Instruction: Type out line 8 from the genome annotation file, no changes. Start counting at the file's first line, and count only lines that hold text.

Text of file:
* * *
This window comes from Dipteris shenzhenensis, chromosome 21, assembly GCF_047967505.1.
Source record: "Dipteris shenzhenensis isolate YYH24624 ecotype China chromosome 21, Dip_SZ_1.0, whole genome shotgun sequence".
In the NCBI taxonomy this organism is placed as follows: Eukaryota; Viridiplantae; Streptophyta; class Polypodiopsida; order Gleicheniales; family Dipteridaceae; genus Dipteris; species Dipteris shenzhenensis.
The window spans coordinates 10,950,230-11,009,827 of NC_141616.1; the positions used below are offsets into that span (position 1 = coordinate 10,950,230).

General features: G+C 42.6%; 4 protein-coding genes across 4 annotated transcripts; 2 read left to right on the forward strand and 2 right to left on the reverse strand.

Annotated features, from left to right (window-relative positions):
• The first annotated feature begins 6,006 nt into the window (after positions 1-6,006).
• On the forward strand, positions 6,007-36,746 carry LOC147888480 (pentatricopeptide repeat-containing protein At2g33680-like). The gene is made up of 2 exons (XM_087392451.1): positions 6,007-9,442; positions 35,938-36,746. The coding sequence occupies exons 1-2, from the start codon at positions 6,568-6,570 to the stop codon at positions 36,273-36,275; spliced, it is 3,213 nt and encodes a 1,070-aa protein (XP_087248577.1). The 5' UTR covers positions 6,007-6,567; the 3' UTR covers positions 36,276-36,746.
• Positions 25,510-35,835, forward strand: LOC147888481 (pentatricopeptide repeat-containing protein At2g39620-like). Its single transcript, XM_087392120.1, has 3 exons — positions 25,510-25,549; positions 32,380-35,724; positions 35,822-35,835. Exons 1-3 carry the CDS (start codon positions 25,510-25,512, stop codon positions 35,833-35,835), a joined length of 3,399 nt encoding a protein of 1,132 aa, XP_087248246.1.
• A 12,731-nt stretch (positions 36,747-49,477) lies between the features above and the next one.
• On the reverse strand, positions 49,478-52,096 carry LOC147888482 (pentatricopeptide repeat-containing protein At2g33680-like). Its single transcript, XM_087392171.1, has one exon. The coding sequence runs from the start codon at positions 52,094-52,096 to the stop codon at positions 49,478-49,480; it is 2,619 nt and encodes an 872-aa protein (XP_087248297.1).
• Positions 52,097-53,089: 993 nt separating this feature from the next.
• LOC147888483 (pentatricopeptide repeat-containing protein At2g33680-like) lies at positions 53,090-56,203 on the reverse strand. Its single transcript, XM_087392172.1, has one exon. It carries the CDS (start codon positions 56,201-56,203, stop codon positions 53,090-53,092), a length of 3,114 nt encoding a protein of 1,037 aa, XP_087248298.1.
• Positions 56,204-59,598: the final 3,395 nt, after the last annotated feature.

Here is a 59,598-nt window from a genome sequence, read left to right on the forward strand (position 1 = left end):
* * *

• On the forward strand, positions 6,007-36,746 carry LOC147888480 (pentatricopeptide repeat-containing protein At2g33680-like). The gene is made up of 2 exons (XM_087392451.1): positions 6,007-9,442; positions 35,938-36,746. The coding sequence occupies exons 1-2, from the start codon at positions 6,568-6,570 to the stop codon at positions 36,273-36,275; spliced, it is 3,213 nt and encodes a 1,070-aa protein (XP_087248577.1). The 5' UTR covers positions 6,007-6,567; the 3' UTR covers positions 36,276-36,746.